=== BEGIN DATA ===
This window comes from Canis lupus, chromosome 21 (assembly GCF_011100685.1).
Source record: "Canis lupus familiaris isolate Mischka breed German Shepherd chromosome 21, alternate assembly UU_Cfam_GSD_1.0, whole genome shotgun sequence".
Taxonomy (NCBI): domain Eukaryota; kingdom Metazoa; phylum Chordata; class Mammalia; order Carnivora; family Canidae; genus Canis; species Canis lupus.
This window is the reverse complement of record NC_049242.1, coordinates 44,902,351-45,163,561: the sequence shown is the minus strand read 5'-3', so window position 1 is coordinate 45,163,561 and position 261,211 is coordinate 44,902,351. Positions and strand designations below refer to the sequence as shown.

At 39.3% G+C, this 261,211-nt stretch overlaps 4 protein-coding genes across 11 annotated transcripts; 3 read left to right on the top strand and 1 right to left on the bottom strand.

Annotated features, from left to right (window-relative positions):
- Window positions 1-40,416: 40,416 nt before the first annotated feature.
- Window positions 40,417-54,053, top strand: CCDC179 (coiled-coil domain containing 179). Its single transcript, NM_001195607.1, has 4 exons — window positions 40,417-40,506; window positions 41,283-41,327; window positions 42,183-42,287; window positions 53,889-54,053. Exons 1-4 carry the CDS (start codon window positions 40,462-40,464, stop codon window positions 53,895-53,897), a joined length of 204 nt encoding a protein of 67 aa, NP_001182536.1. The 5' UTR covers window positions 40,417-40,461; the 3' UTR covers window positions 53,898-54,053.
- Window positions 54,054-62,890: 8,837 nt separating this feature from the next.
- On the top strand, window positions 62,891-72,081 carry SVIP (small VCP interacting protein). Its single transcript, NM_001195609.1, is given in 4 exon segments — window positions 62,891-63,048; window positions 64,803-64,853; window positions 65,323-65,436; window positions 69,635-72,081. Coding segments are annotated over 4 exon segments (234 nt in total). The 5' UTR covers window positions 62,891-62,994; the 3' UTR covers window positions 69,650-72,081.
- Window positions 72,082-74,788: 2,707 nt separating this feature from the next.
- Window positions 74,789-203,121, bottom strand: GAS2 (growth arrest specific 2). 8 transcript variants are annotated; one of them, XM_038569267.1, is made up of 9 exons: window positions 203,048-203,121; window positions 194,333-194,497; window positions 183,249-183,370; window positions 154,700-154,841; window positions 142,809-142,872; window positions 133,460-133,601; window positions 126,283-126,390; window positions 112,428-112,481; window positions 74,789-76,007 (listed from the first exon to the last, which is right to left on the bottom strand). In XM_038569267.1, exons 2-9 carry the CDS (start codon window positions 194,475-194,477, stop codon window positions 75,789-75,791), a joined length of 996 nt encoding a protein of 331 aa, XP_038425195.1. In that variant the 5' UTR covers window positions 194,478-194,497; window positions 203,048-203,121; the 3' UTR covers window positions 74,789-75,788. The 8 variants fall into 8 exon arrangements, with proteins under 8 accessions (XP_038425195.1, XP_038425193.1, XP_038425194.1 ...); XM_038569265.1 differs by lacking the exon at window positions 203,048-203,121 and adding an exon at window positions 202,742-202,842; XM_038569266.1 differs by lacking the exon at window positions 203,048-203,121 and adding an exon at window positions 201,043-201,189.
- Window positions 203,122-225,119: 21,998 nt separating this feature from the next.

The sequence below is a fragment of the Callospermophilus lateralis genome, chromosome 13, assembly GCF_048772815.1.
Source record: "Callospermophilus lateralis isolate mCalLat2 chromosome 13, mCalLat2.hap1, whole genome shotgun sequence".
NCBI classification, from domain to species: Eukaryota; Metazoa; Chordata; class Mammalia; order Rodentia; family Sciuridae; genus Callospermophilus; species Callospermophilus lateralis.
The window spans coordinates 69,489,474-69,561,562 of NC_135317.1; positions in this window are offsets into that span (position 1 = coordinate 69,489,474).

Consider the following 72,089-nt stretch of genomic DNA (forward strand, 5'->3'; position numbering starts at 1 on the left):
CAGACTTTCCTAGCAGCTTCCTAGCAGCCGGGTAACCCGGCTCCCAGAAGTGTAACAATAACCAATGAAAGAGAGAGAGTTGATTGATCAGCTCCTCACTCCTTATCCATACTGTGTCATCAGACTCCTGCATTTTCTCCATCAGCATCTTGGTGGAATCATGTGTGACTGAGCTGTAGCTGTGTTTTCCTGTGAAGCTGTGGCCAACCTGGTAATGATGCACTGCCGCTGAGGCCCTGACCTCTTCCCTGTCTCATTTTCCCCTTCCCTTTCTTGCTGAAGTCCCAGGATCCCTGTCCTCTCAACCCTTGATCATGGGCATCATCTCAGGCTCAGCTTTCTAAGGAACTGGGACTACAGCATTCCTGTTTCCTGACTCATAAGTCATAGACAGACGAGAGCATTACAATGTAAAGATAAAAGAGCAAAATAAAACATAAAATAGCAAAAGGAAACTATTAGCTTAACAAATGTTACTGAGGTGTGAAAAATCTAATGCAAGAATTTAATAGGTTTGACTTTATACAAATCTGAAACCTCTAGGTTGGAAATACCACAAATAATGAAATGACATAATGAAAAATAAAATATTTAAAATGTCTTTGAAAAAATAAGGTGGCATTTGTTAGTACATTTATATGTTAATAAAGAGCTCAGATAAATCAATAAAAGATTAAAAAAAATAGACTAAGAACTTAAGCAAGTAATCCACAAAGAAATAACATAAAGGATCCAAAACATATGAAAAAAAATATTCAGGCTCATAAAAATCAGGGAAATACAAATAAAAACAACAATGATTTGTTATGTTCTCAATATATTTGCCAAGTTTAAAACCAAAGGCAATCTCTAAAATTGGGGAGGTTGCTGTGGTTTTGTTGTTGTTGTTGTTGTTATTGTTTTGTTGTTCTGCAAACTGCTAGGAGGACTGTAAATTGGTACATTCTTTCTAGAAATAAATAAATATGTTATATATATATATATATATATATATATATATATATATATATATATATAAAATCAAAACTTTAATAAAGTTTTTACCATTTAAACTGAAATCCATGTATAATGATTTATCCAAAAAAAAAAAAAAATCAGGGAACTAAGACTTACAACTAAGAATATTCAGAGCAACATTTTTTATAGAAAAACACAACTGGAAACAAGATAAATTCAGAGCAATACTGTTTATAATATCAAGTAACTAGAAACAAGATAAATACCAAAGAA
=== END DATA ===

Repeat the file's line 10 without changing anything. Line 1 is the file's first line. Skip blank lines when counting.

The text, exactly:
- On the top strand, window positions 62,891-72,081 carry SVIP (small VCP interacting protein). Its single transcript, NM_001195609.1, is given in 4 exon segments — window positions 62,891-63,048; window positions 64,803-64,853; window positions 65,323-65,436; window positions 69,635-72,081. Coding segments are annotated over 4 exon segments (234 nt in total). The 5' UTR covers window positions 62,891-62,994; the 3' UTR covers window positions 69,650-72,081.